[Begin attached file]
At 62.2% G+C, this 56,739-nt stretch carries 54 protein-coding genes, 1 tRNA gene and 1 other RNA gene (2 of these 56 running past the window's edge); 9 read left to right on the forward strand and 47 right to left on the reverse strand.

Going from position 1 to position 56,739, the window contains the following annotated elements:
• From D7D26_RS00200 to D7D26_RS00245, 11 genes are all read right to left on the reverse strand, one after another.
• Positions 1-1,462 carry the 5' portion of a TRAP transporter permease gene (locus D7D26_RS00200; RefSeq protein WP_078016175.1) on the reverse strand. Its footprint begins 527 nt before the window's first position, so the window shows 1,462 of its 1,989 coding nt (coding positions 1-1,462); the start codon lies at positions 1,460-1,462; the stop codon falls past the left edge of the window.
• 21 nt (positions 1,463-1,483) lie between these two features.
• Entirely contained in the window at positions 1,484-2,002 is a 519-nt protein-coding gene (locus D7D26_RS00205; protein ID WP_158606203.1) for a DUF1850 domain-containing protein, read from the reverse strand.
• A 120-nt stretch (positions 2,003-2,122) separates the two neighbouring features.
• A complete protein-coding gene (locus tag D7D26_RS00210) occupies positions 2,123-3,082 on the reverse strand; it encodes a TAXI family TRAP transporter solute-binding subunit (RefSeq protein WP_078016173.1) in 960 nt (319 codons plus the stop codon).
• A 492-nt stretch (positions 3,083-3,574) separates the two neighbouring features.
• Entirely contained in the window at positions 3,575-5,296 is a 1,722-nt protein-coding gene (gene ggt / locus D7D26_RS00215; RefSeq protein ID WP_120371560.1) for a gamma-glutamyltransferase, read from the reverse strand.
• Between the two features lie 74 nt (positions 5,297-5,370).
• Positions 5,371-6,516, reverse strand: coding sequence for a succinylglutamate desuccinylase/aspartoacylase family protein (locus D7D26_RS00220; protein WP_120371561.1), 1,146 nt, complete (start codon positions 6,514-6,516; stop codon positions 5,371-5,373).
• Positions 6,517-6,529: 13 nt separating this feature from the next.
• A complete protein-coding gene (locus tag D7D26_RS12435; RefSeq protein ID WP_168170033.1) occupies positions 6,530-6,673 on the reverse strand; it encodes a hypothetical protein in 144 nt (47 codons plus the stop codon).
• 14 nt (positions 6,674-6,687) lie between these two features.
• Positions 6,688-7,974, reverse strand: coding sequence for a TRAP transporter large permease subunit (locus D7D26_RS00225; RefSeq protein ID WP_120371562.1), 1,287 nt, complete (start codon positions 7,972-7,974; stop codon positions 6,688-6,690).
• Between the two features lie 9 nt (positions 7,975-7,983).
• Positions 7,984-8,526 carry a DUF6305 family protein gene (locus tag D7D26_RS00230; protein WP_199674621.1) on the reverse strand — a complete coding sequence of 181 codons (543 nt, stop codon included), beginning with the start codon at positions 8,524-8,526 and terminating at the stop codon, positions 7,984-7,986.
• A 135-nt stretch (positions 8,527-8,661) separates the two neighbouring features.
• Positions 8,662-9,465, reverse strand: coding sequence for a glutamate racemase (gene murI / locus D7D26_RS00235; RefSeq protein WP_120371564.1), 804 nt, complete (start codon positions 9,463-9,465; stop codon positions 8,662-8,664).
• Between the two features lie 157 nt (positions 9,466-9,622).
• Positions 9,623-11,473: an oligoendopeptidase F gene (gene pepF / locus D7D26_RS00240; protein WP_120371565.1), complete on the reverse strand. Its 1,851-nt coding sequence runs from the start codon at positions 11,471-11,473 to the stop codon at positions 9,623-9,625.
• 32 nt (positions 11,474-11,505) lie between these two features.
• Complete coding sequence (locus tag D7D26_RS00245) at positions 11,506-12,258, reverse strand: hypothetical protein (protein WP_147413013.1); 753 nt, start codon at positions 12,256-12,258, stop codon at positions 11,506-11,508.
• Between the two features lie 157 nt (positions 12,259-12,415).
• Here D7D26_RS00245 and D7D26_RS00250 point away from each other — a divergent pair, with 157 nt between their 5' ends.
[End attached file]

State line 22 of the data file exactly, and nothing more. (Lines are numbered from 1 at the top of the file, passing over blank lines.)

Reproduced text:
• Positions 9,623-11,473: an oligoendopeptidase F gene (gene pepF / locus D7D26_RS00240; protein WP_120371565.1), complete on the reverse strand. Its 1,851-nt coding sequence runs from the start codon at positions 11,471-11,473 to the stop codon at positions 9,623-9,625.